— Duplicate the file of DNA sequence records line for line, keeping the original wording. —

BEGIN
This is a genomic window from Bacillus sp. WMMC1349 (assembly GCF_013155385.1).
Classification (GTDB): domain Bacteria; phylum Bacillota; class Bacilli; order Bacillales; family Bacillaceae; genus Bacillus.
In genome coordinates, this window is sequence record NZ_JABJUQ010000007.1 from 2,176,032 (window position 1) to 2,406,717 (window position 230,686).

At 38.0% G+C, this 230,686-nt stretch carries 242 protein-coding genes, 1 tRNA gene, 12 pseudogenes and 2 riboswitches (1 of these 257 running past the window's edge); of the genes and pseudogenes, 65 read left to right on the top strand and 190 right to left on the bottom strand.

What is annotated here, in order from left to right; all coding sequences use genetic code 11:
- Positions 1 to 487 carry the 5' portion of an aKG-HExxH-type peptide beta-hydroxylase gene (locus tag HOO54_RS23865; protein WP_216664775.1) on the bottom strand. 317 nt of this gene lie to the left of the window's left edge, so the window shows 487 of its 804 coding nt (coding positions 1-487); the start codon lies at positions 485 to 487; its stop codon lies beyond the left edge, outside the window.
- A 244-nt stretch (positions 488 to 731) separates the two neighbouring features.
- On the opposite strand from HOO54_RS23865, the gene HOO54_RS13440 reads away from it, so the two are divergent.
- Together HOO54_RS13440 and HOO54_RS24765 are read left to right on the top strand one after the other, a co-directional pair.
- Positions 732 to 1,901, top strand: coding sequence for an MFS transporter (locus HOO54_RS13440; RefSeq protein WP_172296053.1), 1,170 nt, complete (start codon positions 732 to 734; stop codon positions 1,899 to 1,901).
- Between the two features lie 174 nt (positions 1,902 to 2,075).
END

This is a genomic window from Bacillus sp. WMMC1349 (assembly GCF_013155385.1).
Classification (GTDB): domain Bacteria; phylum Bacillota; class Bacilli; order Bacillales; family Bacillaceae; genus Bacillus.
In genome coordinates, this window is sequence record NZ_JABJUQ010000007.1 from 2,176,032 (window position 1) to 2,406,717 (window position 230,686).

At 38.0% G+C, this 230,686-nt stretch carries 242 protein-coding genes, 1 tRNA gene, 12 pseudogenes and 2 riboswitches (1 of these 257 running past the window's edge); of the genes and pseudogenes, 65 read left to right on the top strand and 190 right to left on the bottom strand.

What is annotated here, in order from left to right; all coding sequences use genetic code 11:
- Positions 1 to 487 carry the 5' portion of an aKG-HExxH-type peptide beta-hydroxylase gene (locus tag HOO54_RS23865; protein WP_216664775.1) on the bottom strand. 317 nt of this gene lie to the left of the window's left edge, so the window shows 487 of its 804 coding nt (coding positions 1-487); the start codon lies at positions 485 to 487; its stop codon lies beyond the left edge, outside the window.
- A 244-nt stretch (positions 488 to 731) separates the two neighbouring features.
- On the opposite strand from HOO54_RS23865, the gene HOO54_RS13440 reads away from it, so the two are divergent.
- Together HOO54_RS13440 and HOO54_RS24765 are read left to right on the top strand one after the other, a co-directional pair.
- Positions 732 to 1,901, top strand: coding sequence for an MFS transporter (locus HOO54_RS13440; RefSeq protein WP_172296053.1), 1,170 nt, complete (start codon positions 732 to 734; stop codon positions 1,899 to 1,901).
- Between the two features lie 174 nt (positions 1,902 to 2,075).